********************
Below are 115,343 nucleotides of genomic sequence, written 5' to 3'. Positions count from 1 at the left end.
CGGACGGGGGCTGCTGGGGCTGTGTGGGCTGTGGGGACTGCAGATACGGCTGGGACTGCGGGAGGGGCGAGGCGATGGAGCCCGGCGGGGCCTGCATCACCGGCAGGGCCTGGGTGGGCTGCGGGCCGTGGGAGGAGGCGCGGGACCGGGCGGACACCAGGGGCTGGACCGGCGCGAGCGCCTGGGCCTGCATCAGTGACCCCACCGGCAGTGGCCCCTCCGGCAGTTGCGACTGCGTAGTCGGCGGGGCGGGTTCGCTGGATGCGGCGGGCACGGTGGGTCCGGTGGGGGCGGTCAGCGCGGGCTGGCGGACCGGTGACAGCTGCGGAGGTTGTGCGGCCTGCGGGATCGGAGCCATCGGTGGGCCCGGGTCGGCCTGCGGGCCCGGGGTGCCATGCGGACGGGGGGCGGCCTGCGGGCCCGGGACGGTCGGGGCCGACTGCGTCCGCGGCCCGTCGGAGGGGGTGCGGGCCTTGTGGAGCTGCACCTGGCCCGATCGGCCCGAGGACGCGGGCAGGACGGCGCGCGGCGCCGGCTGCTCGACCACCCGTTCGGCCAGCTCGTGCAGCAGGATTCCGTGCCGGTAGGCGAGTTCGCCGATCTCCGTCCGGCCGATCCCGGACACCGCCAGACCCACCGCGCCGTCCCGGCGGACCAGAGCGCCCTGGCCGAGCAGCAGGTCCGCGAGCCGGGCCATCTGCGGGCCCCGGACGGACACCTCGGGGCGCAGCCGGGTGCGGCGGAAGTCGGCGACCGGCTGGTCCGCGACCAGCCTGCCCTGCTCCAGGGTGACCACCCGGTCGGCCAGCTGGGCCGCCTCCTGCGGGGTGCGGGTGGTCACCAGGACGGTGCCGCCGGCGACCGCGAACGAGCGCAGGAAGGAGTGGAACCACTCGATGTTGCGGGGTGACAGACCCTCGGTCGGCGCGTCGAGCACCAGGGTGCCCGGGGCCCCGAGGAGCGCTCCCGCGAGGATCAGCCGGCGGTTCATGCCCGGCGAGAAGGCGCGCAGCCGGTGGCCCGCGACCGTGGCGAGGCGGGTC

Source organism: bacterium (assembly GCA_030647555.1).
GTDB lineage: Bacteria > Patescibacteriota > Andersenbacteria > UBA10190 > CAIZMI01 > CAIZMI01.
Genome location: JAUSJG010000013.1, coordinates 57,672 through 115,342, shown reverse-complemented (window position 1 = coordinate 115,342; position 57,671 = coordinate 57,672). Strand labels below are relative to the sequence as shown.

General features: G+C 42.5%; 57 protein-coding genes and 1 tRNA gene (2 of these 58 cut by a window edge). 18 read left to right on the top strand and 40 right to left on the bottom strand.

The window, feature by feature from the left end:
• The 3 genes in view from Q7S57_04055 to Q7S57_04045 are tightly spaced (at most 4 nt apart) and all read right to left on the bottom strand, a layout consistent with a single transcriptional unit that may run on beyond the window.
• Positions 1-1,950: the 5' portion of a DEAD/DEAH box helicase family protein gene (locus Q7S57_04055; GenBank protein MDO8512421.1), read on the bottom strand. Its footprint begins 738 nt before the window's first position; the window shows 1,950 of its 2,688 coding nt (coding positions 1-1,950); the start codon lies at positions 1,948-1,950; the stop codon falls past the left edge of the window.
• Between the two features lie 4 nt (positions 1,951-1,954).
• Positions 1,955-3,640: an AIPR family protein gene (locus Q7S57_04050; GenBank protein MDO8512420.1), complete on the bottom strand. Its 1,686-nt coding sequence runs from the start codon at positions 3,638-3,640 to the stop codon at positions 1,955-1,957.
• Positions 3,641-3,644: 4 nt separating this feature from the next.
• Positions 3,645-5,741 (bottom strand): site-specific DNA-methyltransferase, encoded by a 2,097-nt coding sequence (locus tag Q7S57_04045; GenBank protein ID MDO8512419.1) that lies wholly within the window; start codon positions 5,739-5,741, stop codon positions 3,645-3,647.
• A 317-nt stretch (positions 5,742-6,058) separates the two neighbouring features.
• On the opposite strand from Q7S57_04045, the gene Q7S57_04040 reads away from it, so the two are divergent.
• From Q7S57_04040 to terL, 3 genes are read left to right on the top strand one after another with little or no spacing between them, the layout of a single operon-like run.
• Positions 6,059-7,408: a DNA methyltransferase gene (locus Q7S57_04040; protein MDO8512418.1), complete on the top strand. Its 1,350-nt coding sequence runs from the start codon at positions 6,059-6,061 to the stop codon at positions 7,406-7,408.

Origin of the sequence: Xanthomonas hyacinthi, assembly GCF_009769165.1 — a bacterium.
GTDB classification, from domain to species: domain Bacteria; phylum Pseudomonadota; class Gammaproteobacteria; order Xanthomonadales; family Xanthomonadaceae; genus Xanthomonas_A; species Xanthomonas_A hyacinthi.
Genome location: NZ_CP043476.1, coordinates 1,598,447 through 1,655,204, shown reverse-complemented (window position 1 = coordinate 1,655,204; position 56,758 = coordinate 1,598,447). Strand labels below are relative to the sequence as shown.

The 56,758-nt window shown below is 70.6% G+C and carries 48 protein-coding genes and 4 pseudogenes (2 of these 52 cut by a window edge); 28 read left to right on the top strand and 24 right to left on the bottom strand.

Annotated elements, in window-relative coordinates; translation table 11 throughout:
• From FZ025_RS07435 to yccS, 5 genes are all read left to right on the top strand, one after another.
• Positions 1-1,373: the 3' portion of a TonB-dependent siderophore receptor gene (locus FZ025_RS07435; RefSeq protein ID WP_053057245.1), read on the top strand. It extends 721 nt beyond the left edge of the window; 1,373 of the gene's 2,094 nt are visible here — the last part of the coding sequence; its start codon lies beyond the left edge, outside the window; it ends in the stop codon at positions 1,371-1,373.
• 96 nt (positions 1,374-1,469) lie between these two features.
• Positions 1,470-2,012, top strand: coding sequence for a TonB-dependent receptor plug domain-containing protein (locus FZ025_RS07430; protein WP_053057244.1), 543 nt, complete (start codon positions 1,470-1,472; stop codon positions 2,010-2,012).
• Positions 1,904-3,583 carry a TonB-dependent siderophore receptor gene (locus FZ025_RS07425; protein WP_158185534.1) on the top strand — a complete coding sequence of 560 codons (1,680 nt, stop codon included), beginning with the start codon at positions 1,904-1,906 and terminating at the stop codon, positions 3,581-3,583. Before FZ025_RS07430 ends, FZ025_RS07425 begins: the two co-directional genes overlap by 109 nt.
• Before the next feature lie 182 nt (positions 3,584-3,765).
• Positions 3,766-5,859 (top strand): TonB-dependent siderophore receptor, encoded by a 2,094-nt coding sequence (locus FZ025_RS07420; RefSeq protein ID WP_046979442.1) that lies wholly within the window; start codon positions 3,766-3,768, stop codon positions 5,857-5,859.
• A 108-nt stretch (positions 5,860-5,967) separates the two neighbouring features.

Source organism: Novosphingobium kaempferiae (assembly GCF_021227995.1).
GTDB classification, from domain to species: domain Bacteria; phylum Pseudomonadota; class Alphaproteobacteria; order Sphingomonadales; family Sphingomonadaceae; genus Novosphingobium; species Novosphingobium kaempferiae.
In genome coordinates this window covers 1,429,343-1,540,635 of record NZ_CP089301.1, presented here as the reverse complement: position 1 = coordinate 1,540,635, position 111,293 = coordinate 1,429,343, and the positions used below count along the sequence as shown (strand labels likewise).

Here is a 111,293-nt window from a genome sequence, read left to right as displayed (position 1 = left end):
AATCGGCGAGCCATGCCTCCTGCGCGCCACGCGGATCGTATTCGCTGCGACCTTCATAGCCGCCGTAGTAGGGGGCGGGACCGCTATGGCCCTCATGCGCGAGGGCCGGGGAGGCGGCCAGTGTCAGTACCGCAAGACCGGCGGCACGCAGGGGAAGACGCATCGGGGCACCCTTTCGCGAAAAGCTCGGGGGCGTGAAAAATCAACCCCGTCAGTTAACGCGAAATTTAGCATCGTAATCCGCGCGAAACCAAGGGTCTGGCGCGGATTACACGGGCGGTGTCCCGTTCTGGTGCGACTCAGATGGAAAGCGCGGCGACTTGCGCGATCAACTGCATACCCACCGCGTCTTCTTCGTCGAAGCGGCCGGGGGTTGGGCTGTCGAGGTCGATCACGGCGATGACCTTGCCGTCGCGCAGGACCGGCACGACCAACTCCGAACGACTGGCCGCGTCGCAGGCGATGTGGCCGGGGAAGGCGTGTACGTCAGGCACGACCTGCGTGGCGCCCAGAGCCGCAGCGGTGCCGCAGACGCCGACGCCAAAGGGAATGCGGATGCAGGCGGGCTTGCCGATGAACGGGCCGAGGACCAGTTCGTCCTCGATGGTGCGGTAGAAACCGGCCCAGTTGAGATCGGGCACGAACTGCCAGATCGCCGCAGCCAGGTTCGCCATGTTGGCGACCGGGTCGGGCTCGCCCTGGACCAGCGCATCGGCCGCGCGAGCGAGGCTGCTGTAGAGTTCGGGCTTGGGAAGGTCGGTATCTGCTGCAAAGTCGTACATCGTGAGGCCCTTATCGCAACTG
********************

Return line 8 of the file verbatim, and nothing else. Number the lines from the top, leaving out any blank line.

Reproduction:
• The 3 genes in view from Q7S57_04055 to Q7S57_04045 are tightly spaced (at most 4 nt apart) and all read right to left on the bottom strand, a layout consistent with a single transcriptional unit that may run on beyond the window.